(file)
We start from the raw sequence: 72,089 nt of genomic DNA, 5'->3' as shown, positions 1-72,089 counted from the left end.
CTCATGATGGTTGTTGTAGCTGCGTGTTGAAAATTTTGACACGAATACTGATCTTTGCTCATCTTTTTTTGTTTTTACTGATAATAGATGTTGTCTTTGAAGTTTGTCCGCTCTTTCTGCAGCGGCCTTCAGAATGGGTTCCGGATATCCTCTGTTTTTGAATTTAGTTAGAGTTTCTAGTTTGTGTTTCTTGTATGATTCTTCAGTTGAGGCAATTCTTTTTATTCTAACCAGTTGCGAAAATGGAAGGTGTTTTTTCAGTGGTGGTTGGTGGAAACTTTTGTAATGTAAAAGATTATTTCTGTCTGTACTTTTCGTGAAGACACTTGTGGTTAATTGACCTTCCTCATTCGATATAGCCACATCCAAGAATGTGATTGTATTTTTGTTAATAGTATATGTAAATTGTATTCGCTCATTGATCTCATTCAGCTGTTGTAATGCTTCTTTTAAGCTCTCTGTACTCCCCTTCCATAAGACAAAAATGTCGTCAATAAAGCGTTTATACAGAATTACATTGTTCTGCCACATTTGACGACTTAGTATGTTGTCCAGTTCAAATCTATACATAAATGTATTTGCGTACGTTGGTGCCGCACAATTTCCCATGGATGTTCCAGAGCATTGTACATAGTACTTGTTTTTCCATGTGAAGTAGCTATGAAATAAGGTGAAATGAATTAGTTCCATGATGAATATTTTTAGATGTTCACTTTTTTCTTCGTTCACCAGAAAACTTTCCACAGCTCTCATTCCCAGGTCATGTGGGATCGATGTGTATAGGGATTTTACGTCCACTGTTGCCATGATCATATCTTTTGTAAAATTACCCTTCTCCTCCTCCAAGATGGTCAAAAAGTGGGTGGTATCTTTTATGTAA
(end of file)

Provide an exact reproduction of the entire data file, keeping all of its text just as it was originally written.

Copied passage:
We start from the raw sequence: 72,089 nt of genomic DNA, 5'->3' as shown, positions 1-72,089 counted from the left end.
CTCATGATGGTTGTTGTAGCTGCGTGTTGAAAATTTTGACACGAATACTGATCTTTGCTCATCTTTTTTTGTTTTTACTGATAATAGATGTTGTCTTTGAAGTTTGTCCGCTCTTTCTGCAGCGGCCTTCAGAATGGGTTCCGGATATCCTCTGTTTTTGAATTTAGTTAGAGTTTCTAGTTTGTGTTTCTTGTATGATTCTTCAGTTGAGGCAATTCTTTTTATTCTAACCAGTTGCGAAAATGGAAGGTGTTTTTTCAGTGGTGGTTGGTGGAAACTTTTGTAATGTAAAAGATTATTTCTGTCTGTACTTTTCGTGAAGACACTTGTGGTTAATTGACCTTCCTCATTCGATATAGCCACATCCAAGAATGTGATTGTATTTTTGTTAATAGTATATGTAAATTGTATTCGCTCATTGATCTCATTCAGCTGTTGTAATGCTTCTTTTAAGCTCTCTGTACTCCCCTTCCATAAGACAAAAATGTCGTCAATAAAGCGTTTATACAGAATTACATTGTTCTGCCACATTTGACGACTTAGTATGTTGTCCAGTTCAAATCTATACATAAATGTATTTGCGTACGTTGGTGCCGCACAATTTCCCATGGATGTTCCAGAGCATTGTACATAGTACTTGTTTTTCCATGTGAAGTAGCTATGAAATAAGGTGAAATGAATTAGTTCCATGATGAATATTTTTAGATGTTCACTTTTTTCTTCGTTCACCAGAAAACTTTCCACAGCTCTCATTCCCAGGTCATGTGGGATCGATGTGTATAGGGATTTTACGTCCACTGTTGCCATGATCATATCTTTTGTAAAATTACCCTTCTCCTCCTCCAAGATGGTCAAAAAGTGGGTGGTATCTTTTATGTAA